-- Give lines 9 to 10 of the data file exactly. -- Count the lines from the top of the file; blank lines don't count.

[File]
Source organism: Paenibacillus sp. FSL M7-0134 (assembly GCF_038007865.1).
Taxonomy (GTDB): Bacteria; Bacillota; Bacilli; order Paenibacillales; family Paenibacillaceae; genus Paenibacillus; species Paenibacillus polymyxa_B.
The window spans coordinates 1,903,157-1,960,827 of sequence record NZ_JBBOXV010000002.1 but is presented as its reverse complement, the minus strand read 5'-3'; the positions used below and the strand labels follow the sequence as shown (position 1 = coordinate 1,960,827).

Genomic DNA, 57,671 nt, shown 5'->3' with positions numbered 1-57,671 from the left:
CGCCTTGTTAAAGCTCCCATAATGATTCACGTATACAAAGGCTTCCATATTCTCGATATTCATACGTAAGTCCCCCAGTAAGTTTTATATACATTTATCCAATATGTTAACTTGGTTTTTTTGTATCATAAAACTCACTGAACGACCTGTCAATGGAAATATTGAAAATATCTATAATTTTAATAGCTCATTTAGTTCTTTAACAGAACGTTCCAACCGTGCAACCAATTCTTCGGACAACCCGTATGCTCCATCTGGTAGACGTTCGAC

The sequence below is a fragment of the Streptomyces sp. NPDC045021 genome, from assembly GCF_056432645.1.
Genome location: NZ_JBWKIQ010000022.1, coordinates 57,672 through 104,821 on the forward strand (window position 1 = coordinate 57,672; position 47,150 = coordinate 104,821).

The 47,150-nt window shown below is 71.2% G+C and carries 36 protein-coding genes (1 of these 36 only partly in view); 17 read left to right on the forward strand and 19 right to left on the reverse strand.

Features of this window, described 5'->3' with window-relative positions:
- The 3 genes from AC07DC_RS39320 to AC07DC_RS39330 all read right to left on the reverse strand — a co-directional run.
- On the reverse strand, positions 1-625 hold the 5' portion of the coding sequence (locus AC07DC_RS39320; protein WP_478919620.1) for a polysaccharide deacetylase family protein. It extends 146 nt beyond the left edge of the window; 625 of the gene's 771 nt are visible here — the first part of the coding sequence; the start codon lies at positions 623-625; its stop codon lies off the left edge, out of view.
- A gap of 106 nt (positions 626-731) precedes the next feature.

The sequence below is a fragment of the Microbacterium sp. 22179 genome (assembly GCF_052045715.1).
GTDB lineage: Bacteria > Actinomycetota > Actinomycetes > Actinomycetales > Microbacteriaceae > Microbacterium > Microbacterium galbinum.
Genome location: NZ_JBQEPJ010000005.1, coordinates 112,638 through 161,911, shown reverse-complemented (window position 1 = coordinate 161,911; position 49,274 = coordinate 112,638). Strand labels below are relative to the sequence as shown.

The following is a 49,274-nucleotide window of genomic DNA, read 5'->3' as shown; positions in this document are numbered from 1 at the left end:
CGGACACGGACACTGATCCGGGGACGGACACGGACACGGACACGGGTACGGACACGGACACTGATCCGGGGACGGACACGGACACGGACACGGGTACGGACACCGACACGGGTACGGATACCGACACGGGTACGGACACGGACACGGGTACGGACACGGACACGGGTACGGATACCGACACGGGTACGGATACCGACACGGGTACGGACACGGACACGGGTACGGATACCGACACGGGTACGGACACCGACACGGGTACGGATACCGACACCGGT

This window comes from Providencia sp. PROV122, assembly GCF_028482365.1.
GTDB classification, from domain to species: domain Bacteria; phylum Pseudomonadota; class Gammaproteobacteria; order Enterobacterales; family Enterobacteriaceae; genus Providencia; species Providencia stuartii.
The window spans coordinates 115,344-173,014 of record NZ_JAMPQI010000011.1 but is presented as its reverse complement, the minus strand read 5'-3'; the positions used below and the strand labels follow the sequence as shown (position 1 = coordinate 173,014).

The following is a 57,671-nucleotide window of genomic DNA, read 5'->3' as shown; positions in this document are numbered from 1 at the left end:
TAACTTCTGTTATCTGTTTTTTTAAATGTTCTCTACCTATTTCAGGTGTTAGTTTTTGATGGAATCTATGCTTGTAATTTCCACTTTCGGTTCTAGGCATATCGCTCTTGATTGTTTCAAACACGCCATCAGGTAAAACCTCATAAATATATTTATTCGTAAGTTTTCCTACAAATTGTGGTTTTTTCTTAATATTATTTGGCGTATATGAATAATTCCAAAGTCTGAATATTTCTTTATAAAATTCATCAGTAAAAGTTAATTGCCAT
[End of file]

Features of this window, described 5'->3' with window-relative positions:
- The 3 genes from AC07DC_RS39320 to AC07DC_RS39330 all read right to left on the reverse strand — a co-directional run.